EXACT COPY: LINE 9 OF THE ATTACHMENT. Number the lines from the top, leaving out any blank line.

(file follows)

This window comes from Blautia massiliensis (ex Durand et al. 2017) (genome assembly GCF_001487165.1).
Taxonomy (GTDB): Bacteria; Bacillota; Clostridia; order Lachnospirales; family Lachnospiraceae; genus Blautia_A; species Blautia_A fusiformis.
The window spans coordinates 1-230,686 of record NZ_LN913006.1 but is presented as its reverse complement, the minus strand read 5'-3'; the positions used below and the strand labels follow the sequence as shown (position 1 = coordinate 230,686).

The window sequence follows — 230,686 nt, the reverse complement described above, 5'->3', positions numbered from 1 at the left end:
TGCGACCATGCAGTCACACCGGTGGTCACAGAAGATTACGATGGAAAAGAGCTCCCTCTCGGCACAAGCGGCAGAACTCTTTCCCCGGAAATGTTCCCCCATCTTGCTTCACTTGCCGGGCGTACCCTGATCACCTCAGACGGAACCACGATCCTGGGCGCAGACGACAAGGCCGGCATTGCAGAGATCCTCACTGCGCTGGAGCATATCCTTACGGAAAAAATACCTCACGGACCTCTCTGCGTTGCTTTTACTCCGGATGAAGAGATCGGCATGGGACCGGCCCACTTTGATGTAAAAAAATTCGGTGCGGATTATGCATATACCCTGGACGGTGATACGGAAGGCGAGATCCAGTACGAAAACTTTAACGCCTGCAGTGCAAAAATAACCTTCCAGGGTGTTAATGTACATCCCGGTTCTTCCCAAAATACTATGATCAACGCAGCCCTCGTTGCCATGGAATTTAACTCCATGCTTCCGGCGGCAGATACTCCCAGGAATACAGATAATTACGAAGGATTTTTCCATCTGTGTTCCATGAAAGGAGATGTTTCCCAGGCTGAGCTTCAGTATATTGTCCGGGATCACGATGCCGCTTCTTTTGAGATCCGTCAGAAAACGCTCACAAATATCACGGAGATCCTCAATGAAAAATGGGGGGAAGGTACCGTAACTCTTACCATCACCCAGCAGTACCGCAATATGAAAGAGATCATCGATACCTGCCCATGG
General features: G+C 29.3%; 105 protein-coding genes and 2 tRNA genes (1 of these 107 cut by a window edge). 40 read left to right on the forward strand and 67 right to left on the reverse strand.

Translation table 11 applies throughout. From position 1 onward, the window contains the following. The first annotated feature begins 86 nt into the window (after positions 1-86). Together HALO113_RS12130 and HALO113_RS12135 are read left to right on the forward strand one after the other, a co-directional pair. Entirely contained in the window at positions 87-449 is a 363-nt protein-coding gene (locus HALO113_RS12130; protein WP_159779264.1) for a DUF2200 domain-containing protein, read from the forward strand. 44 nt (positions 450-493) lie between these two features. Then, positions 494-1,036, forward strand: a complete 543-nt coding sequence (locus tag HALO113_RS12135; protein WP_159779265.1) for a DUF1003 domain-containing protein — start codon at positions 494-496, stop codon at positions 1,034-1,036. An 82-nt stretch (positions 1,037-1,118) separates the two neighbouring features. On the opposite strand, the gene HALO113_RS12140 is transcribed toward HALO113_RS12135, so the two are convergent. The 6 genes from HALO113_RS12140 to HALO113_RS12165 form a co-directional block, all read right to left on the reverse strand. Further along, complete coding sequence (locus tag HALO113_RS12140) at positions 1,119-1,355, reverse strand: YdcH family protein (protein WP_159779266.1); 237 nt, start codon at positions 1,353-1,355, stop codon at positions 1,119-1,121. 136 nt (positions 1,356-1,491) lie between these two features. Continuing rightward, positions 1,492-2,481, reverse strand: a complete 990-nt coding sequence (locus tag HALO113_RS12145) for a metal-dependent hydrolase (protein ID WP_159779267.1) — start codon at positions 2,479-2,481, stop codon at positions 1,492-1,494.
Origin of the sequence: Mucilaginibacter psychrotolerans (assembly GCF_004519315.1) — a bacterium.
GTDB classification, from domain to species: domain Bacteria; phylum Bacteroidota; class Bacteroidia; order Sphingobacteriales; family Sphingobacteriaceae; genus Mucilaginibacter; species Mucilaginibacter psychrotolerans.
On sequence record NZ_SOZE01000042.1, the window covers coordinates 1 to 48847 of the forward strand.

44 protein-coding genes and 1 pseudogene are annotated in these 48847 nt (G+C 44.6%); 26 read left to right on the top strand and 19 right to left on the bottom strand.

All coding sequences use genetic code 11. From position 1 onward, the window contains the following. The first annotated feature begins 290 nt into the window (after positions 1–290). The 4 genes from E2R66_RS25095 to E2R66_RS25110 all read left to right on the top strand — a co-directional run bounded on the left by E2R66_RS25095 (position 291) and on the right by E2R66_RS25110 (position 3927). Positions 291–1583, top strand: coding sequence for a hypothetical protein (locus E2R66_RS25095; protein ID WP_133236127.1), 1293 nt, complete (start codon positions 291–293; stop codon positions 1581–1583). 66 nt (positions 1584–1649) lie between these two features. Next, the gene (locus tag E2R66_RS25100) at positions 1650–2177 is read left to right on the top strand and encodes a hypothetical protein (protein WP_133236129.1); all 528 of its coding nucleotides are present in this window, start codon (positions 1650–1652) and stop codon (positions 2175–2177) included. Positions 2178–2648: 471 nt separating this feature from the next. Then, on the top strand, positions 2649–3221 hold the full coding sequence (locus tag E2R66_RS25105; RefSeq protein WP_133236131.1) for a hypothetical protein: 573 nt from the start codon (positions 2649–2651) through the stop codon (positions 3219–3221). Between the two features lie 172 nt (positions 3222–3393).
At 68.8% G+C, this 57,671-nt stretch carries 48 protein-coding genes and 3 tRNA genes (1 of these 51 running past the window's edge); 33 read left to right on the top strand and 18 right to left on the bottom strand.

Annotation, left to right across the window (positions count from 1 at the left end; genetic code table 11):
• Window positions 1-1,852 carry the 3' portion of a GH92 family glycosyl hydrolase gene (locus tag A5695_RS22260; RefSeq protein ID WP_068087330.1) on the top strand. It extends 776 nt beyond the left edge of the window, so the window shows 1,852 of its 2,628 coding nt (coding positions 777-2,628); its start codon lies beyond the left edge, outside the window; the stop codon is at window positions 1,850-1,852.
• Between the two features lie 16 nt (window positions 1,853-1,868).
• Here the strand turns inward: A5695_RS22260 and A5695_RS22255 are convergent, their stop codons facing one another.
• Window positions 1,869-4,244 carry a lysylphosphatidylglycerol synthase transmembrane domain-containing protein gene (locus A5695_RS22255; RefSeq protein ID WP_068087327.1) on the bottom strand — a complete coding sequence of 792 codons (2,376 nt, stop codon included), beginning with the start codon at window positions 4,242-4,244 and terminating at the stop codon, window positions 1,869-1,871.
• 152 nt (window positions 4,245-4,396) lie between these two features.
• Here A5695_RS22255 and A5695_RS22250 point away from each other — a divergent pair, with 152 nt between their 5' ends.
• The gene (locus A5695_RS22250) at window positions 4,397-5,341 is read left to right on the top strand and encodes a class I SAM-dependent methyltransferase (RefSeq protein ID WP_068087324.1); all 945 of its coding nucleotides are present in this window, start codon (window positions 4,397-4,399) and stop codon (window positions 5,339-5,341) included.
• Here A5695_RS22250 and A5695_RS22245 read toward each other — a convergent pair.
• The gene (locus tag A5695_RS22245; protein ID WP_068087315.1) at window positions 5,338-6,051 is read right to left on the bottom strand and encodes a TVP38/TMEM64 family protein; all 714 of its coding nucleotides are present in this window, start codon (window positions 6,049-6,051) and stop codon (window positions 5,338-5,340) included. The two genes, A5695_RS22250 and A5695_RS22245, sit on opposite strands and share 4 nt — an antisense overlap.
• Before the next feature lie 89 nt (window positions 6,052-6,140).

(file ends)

GTDB classification, from domain to species: domain Bacteria; phylum Bacteroidota; class Bacteroidia; order Sphingobacteriales; family Sphingobacteriaceae; genus Mucilaginibacter; species Mucilaginibacter psychrotolerans.